Native Uniques owner Samantha Barnes, left, assists a customer with clothing in the boutique located in Bartlesville. The women’s clothing store also has unique handmade Native American-style jewelry, including bracelets, necklaces and earrings. WILL CHAVEZ/CHEROKEE PHOENIX

Peek-A-Boo Petting Zoo shows growth in past 7 years

BY LINDSEY BARK
Reporter
06/05/2018 08:30 AM
PARADISE HILL – For the past seven years, the Peek-A-Boo Petting Zoo in Sequoyah County has pro- vided a way for visitors to learn about different types
of animals through hands-on experi- ences on a nearly 4-acre ground.

From farm animals such as goats, pigs, chickens and ducks to exotic species such as salamanders, geckos, iguanas and chinchillas, the petting zoo provides an array of animals to see. Cherokee Nation citizen and owner Jillian Gates said the zoo, located 25 miles south of Tahlequah, carries up to 50 different animal species.

It got its start in 2011 when she and her husband bought a travel- ing petting zoo and put it on their land, which provides an ideal mix of space, trees and shade for the animals.

When visitors come to the zoo, they pay an entrance fee and are pro- vided a cup of feed for the animals.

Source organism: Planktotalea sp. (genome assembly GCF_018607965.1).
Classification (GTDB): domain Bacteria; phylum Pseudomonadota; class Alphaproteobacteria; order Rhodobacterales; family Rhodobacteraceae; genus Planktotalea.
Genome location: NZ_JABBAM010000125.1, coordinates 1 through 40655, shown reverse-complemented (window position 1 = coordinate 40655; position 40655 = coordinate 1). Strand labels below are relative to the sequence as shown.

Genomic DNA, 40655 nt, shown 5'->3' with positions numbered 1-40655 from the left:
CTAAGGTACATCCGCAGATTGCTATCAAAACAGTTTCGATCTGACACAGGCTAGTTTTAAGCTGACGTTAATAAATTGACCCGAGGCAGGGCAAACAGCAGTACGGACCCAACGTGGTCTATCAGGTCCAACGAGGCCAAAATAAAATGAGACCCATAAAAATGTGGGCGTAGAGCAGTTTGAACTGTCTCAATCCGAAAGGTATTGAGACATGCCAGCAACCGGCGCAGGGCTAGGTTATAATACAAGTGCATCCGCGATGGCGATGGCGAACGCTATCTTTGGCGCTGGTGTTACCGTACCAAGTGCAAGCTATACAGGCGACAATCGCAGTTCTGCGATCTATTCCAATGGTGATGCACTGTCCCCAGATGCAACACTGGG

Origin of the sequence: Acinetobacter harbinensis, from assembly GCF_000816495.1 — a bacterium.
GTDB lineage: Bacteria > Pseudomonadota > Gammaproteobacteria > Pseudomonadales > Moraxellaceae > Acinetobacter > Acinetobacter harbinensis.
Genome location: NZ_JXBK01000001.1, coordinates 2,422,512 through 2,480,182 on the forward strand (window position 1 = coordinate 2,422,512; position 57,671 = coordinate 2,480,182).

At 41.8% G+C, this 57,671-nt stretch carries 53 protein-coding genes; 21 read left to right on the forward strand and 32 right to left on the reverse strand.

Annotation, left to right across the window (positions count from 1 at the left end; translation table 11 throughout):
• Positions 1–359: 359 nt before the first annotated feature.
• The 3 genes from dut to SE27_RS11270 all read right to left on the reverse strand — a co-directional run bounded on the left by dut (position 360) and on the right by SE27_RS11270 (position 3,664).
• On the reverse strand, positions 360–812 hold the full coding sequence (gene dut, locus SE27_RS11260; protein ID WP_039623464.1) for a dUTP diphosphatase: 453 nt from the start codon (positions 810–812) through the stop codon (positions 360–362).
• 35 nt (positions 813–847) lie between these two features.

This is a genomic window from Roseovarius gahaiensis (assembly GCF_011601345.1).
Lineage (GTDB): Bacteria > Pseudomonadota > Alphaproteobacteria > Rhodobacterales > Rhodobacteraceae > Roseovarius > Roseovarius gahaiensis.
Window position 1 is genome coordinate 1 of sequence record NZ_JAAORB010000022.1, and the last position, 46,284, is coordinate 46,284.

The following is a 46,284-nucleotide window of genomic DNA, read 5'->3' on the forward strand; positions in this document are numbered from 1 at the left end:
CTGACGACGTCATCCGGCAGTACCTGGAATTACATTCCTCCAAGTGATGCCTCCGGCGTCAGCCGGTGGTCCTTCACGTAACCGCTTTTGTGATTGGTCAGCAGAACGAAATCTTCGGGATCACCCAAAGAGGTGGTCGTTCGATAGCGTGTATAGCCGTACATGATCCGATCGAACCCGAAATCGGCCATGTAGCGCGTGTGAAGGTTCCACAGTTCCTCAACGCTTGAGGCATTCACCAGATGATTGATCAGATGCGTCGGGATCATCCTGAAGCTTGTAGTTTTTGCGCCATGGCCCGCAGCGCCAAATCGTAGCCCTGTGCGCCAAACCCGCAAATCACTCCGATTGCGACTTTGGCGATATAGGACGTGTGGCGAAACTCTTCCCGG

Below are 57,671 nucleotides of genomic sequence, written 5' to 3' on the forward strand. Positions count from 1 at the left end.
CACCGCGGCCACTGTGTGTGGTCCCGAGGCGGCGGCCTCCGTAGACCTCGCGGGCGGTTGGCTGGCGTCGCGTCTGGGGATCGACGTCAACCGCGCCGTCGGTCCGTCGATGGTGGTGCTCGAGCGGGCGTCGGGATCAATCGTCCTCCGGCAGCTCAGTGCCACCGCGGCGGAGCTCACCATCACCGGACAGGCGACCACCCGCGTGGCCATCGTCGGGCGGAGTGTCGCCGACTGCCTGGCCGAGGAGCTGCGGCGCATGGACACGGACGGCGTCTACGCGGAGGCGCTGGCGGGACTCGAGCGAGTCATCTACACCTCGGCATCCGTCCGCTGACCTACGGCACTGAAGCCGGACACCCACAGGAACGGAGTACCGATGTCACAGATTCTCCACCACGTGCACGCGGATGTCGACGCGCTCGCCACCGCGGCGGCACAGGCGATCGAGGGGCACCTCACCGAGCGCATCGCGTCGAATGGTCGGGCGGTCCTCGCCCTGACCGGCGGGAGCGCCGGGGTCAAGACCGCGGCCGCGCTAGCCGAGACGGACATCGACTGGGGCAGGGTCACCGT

Cherokee Nation citizen and Peek-A-Boo Petting Zoo owner Jillian Gates interacts with a young visitor to the zoo on April 12 near Paradise Hill in Sequoyah County. The petting zoo offers farm and exotic animals in exhibits for a hands-on experience. LINDSEY BARK/CHEROKEE PHOENIX Two donkeys are a part of the farm animal exhibit where visitors can roam the nearly 4-acre grounds and view exhibits offered at Peek-A-Boo Petting Zoo in Paradise Hill in Sequoyah County. LINDSEY BARK/CHEROKEE PHOENIX The Peek-A-Boo Petting Zoo’s Nature Center contains turtles, a salamander, geckos, hermit crabs, an iguana, a ball python, a tarantula, Madagascar cockroaches and a tortoise. The zoo is located in Paradise Hill in Sequoyah County. LINDSEY BARK/CHEROKEE PHOENIX Cherokee Nation citizen Jill Gates – who owns the Peek-A-Boo Petting Zoo in Paradise Hill – helps children from Grand View School with animals during a field trip in 2015. ARCHIVE Summer Cochran, a Grand View School student, holds a hedgehog at Peek-A-Boo Petting Zoo in Paradise Hill during a school field trip in 2015. ARCHIVE Cherokee Nation citizens and siblings Swimmer and Sadie Snell feed an eager llama on April 28 at the Peek-A-Boo Petting Zoo. The zoo features domestic and exotic animals. TRAVIS SNELL/ CHEROKEE PHOENIX